Sign language with babies has increased in popularity over the years. I used a couple of signs with my now high-schooler, and it blew my mind to see him communicating before he was fully forming words. It made things easier, too; he was able to express himself when he was hungry, for instance, and I was able to put together when he was fussy because he was hungry rather than running through a flow chart of options that always ended in tantrum. I use ASL in my toddler storytime to teach the kids a hello and goodbye song, so ABC for Me: Baby Signs is going in my distributor cart for my November order. This one goes in my Parenting collection, and I’ll use it in a storytime, too. With adorable illustrations and small call-outs with arrows and movement to show how to fully communicate signs, this book is a great new parent gift, too.
ABC Baby Signs is part of the ABC for Me series of board books, which includes ABC Yoga and ABC Mindful Me.
Little Concepts: ABC Color: Apricot, Burgundy & Chartreuse, 26 cool new colors are out on the loose!
Illustrated by Ingela Peterson Arrhenius, (Nov. 2017, Walter Foster Jr), $12.95, ISBN: 9781633223363
Recommended for readers 1-4
Primary colors are exciting, but why limit yourself? ABC Color introduces kids to the 64-crayon box, with colors like chartreuse, persimmon, and razzmatazz (it is too a real color). Each spread features two colors: they’re named on the left hand page, and the background design and accompanying illustration on the right page combine to create strongmen in striped singlets (scarlet and turquoise) or umber and violet (a reindeer by the light of a snowy moon). It’s just good fun, and a nice way to introduce even more complex words into a toddler’s or preschooler’s vocabulary. Get out the crayons and explore once you’re done! Kick your color by number worksheets up a notch!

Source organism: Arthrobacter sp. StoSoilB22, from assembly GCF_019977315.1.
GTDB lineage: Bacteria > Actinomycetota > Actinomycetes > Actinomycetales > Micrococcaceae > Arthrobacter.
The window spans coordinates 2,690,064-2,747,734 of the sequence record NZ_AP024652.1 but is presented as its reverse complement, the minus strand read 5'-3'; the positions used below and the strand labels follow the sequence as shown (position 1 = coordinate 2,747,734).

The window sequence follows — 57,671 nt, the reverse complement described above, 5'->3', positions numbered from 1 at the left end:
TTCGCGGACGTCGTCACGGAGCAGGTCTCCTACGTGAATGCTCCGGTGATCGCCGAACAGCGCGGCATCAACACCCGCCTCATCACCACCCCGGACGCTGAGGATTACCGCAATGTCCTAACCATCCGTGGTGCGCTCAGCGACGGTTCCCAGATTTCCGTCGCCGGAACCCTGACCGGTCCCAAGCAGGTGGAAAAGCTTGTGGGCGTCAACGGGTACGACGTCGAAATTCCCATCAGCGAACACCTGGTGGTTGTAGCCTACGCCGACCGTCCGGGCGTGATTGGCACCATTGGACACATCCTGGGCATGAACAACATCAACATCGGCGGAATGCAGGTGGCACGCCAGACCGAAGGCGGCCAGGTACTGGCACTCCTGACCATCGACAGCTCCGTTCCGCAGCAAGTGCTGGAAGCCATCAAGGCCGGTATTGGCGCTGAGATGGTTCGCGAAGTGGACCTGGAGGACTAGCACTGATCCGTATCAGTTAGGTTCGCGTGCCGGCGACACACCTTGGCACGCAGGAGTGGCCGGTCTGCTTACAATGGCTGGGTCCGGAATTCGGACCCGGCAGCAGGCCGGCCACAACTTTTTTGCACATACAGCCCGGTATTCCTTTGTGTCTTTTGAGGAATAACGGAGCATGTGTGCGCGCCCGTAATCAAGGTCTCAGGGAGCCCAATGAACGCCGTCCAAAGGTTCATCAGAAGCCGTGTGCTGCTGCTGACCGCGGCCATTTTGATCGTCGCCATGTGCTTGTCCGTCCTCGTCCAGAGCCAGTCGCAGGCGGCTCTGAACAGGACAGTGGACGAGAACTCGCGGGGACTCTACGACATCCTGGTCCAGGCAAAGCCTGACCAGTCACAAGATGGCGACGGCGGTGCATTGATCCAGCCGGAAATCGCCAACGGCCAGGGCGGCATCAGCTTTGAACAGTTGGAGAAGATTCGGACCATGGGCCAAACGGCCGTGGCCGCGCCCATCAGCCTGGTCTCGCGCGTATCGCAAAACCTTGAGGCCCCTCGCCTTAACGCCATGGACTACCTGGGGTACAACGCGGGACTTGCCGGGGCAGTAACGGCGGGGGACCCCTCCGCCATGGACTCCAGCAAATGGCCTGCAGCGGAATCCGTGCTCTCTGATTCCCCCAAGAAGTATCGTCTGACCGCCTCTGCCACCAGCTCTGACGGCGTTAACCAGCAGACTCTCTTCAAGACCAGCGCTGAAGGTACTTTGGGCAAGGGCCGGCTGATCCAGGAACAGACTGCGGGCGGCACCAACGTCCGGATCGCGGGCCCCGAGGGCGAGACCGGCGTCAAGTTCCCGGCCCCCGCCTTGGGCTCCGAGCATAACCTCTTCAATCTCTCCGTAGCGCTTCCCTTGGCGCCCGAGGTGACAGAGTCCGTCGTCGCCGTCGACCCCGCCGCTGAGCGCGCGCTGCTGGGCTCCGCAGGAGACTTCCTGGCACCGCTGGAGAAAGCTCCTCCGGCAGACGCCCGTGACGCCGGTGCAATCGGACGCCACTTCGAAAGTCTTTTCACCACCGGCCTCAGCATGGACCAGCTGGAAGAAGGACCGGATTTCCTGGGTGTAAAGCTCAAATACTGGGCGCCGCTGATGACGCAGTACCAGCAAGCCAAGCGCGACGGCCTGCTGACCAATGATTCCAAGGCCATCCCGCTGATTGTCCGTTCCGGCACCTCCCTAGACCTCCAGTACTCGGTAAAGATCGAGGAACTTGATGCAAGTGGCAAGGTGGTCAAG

The newest picture books I looked at are perfect for my littles, too. I can easily put these into my toddler storytime rotation and see the kids enjoying them.
Twinkle, Twinkle, Little Star: Classic Nursery Rhymes Retold, by Joe Rhatigan/Illustrated by Carolina Farias,
(Sept. 2017, Quarto Group), $12.95, ISBN: 9781633222373
Recommended for ages 0-5
Twinkle, Twinkle Little Star is big in my storytimes (or anyone’s, really!), so a fun takeoff on the classic always brings some new life with it. Joe Rhatigan and illustrator Carolina Farias’ vision introduces readers to a group of cats that wants to hang out with their friend, the twinkling little star, but she’s so far away! Some ingenuity and teamwork, all in verse and to the tune of the original classic song, bring the friends together in the sweetest way that explains a lot. The song gets progressively sillier as the cats attempt their visit to the stars, offering readers the opportunity to work with facial expressions, gestures, and voice to make kids laugh along with you and the story. Perfect for a sing-a-long storytime. Make toilet paper roll rockets – DLTK Kids has an easy one that comes with a template.
GOA Kids – Goats of Anarchy: Polly and Her Duck Costume: + The true story of a little blind rescue goat,
by Leanne Lauricella/Illustrated by Jill Howarth, (Sept. 2017, Quarto Group), $17.95, ISBN: 9781633224186
Recommended for readers 3-8